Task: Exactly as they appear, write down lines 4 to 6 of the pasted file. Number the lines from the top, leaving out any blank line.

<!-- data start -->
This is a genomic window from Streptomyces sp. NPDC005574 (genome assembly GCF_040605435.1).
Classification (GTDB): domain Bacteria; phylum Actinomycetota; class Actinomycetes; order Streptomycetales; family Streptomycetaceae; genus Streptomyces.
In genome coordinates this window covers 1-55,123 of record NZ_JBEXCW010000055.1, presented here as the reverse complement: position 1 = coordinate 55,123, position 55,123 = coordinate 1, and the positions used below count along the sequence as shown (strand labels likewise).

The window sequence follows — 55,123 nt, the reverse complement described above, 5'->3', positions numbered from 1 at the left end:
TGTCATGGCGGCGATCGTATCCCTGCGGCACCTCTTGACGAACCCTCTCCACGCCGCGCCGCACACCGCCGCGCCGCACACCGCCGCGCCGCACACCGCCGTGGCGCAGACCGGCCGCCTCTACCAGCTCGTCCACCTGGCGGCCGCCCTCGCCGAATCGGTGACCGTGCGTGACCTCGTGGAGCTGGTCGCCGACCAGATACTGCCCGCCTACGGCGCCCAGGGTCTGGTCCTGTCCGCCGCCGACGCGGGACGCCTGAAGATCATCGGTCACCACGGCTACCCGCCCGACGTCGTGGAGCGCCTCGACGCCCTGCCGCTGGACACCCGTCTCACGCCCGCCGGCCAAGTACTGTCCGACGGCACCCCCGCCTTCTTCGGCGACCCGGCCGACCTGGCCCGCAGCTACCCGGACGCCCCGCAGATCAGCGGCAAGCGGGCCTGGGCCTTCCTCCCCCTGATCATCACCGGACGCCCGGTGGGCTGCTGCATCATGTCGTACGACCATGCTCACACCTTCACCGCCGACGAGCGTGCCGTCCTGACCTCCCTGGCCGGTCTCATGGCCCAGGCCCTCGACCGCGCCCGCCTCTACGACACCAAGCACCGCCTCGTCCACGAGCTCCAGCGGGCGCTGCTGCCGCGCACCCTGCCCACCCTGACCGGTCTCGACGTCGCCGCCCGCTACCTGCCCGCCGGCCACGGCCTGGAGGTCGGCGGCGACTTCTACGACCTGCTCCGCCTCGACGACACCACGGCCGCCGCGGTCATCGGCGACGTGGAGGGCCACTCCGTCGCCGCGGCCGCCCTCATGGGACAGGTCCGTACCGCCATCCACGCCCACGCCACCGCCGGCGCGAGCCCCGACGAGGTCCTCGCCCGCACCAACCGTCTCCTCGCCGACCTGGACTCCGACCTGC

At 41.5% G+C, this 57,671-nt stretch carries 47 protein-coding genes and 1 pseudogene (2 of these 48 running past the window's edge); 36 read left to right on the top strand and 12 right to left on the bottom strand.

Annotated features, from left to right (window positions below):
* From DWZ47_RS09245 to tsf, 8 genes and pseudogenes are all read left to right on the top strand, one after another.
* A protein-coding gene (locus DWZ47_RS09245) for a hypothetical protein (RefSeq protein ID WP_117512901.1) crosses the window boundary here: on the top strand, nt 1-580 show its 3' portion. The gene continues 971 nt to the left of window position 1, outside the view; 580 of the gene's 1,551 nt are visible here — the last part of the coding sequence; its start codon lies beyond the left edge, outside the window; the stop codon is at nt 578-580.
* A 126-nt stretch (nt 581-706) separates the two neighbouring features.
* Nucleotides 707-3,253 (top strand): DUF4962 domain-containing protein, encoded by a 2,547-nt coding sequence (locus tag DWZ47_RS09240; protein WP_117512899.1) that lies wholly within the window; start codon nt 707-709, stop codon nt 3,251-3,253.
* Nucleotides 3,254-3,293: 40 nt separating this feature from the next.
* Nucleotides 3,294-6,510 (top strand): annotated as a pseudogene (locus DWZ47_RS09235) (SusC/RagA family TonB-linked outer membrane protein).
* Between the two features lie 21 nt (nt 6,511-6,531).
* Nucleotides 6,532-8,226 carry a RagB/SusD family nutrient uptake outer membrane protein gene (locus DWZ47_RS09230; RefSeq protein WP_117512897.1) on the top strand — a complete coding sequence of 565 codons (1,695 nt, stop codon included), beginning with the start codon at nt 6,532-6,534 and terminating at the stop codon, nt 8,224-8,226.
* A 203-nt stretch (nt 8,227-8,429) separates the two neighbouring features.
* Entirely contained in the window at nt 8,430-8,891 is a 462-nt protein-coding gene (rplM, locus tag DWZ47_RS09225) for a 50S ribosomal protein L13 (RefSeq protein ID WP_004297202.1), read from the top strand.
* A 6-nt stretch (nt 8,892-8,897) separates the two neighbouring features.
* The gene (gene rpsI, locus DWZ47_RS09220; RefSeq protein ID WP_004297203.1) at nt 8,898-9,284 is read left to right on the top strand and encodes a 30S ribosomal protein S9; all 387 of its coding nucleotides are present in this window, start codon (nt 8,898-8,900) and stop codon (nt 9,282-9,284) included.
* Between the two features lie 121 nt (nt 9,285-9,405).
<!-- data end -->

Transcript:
The window sequence follows — 55,123 nt, the reverse complement described above, 5'->3', positions numbered from 1 at the left end:
TGTCATGGCGGCGATCGTATCCCTGCGGCACCTCTTGACGAACCCTCTCCACGCCGCGCCGCACACCGCCGCGCCGCACACCGCCGCGCCGCACACCGCCGTGGCGCAGACCGGCCGCCTCTACCAGCTCGTCCACCTGGCGGCCGCCCTCGCCGAATCGGTGACCGTGCGTGACCTCGTGGAGCTGGTCGCCGACCAGATACTGCCCGCCTACGGCGCCCAGGGTCTGGTCCTGTCCGCCGCCGACGCGGGACGCCTGAAGATCATCGGTCACCACGGCTACCCGCCCGACGTCGTGGAGCGCCTCGACGCCCTGCCGCTGGACACCCGTCTCACGCCCGCCGGCCAAGTACTGTCCGACGGCACCCCCGCCTTCTTCGGCGACCCGGCCGACCTGGCCCGCAGCTACCCGGACGCCCCGCAGATCAGCGGCAAGCGGGCCTGGGCCTTCCTCCCCCTGATCATCACCGGACGCCCGGTGGGCTGCTGCATCATGTCGTACGACCATGCTCACACCTTCACCGCCGACGAGCGTGCCGTCCTGACCTCCCTGGCCGGTCTCATGGCCCAGGCCCTCGACCGCGCCCGCCTCTACGACACCAAGCACCGCCTCGTCCACGAGCTCCAGCGGGCGCTGCTGCCGCGCACCCTGCCCACCCTGACCGGTCTCGACGTCGCCGCCCGCTACCTGCCCGCCGGCCACGGCCTGGAGGTCGGCGGCGACTTCTACGACCTGCTCCGCCTCGACGACACCACGGCCGCCGCGGTCATCGGCGACGTGGAGGGCCACTCCGTCGCCGCGGCCGCCCTCATGGGACAGGTCCGTACCGCCATCCACGCCCACGCCACCGCCGGCGCGAGCCCCGACGAGGTCCTCGCCCGCACCAACCGTCTCCTCGCCGACCTGGACTCCGACCTGC

At 41.5% G+C, this 57,671-nt stretch carries 47 protein-coding genes and 1 pseudogene (2 of these 48 running past the window's edge); 36 read left to right on the top strand and 12 right to left on the bottom strand.